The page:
UndyedYarnpire’s Fiber Opera

July 13, 2011

updates, project plans, and a report on the Oakland Fiber Fest

Filed under: project lists, summary — Tags: , — UndyedYarnpire @ 5:34 pm

Let me see where things are:

Tardis socks, “Phantom Phonebooth” have heels turned and decorative motif stitch repeat counted and set up. Still looks like blue blobs on a string though. Pictures might be forthcoming if I can get my husband to model his feet.

Still spinning on my “Black Sun” BFL from CMF that I bought when they first starting having BFL. The stuff is awesome and Crown Mountain Farms remains one of my top vendors. Some of that is because both the roving and the yarn are beautiful but the yarn is still a surprise. I should take pictures to illustrate what I mean. The “Black Sun” colorway is visibly mottled black with lots of bright color splotches. The yarn is purple. There is no way this will make sense until I show the pictures, but that will be later.

I received a late birthday present (birthday is in April, husband’s birthday is in July, usually a shared box arrives in July) from the SIL who sent the great yarn last year which I made into the ill-fitting tank top from the Knitty pattern “Askew”, and which I titled “Blue Hawaii” and which is an “Ugh!” on my Ravelry projects page. Not because of the yarn, which was perfect for that project, but because it really did not fit. (I am now even more of a different shape than when I started it, so I am glad I waited to frog it and start over.) The new yarn is another skein of the Lumpy Bumpy, but is obviously intended to be a Christmas hat since it is red&green. There was a skein of corriedale single in a matching green, and a skein of fingering yarn in cotton made from recycled jeans— but the yarn itself is a dusky red. It is pretty shocking that someone sent me $50 worth of yarn, in three skeins, where none of it goes together except by color. There will definitely be pictures of the incoming gift yarn.

What I have in mind for that is to make a Santa hat (where I will use undyed roving for the brim and puff) from the Lumpy Bumpy. I am going to add the green single to the Blue Hawaii tank project when I frog the current sweater, and I’m thinking about making another tank using the cotton yarn held together (or plied together) with some sock yarns that I am really, honestly and truly, never going to use. If I were a sewer, I might weave the cotton yarns, but it is a low priority project.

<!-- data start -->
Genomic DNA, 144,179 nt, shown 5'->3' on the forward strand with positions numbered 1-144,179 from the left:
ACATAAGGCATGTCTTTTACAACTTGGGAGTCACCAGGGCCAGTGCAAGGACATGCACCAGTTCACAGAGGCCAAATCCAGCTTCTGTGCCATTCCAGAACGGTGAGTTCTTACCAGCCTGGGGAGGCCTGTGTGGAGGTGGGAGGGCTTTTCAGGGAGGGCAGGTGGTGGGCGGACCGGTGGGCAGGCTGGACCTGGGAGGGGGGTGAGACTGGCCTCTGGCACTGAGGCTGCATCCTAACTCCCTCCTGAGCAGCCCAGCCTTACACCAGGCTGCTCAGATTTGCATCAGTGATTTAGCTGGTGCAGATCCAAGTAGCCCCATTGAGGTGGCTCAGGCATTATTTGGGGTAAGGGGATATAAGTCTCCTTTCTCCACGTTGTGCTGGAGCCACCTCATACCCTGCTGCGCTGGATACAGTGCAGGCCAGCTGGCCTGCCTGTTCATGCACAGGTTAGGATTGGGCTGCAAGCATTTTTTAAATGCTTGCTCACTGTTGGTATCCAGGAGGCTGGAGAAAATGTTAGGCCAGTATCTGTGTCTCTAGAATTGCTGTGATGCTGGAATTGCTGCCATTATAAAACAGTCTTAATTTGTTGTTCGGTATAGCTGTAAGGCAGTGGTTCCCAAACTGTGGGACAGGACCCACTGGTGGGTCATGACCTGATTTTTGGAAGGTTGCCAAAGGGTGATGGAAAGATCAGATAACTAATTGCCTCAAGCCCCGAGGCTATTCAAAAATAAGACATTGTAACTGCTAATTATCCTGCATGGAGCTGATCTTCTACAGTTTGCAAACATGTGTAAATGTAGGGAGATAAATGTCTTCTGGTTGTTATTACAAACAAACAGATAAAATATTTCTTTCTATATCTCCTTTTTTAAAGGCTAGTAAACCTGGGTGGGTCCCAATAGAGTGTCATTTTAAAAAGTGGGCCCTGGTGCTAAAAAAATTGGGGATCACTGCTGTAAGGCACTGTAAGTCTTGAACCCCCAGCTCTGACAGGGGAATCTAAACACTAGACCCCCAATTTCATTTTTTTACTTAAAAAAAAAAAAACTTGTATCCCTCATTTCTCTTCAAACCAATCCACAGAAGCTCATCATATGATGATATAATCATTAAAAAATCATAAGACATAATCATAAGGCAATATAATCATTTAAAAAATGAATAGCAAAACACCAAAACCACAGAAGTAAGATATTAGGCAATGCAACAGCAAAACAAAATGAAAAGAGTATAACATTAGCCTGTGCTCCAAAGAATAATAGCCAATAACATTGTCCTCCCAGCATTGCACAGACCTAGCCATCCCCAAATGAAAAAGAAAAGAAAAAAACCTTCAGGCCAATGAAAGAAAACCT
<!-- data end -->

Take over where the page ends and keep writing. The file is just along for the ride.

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Last Sunday was the Oakland Fiber Festival. I was there from about 11 until about 2:30. I had made arrangements to meet up with two different people who both bailed. Even with that, I had an excellent time. The weather was vastly improved from the previous year. There were more booths and more variety. (Last year it was pretty much just alpaca, this year alpaca was still heavily represented but there were people selling other things, including Jordana Paige.)

I saw a demonstration of Danish medallion weaving, which I found somewhat inspirational, although it definitely left me with the impression that weaving is not ever going to be fun . It looks like a lot of very fussy work to get something fancy. Plain weave requires sewing to be of much use. There was also a booth from Saori Berkeley (allowing people to try Saori weaving, but I did not try myself), and there is definitely something to that. It looks more fun, but unfortunately I did not much appreciate the aesthetics of the resultant fabric.

I had an excellent discussion with Katharine Jolda of Felt the Sun, who buys wool from the Navajo reservation (which is the kind of traditional outreach I heartily support after reading most of Tony Hillerman’s works) and uses a self-designed bicycle powered carder to create batts which are then felted and turned into unique vests. Even at hundreds of dollars, I experienced sincere want. Her wools are astoundingly beautifully colored andundyed. They are precisely the kinds of wools that inspired my username.

The best yarn I saw was from Shaggy Bear Farms (no website, despite the listing on the card, but they are carried by A Verb For Keeping Warm and members of the Oregon Wool Association who have been fabulous when I needed something breed specific) which had an excellent colorway, “Berry Pie”, which was implemented in several kinds of wool. I liked their BFL yarn for the texture, but the same colorway was outstanding in the Jacob. I took a card and annotated it carefully so I can email them once I get over my inability to buy without reconsidering.

I bought some really nice German Angora rabbit clip to spin, but that was all I bought.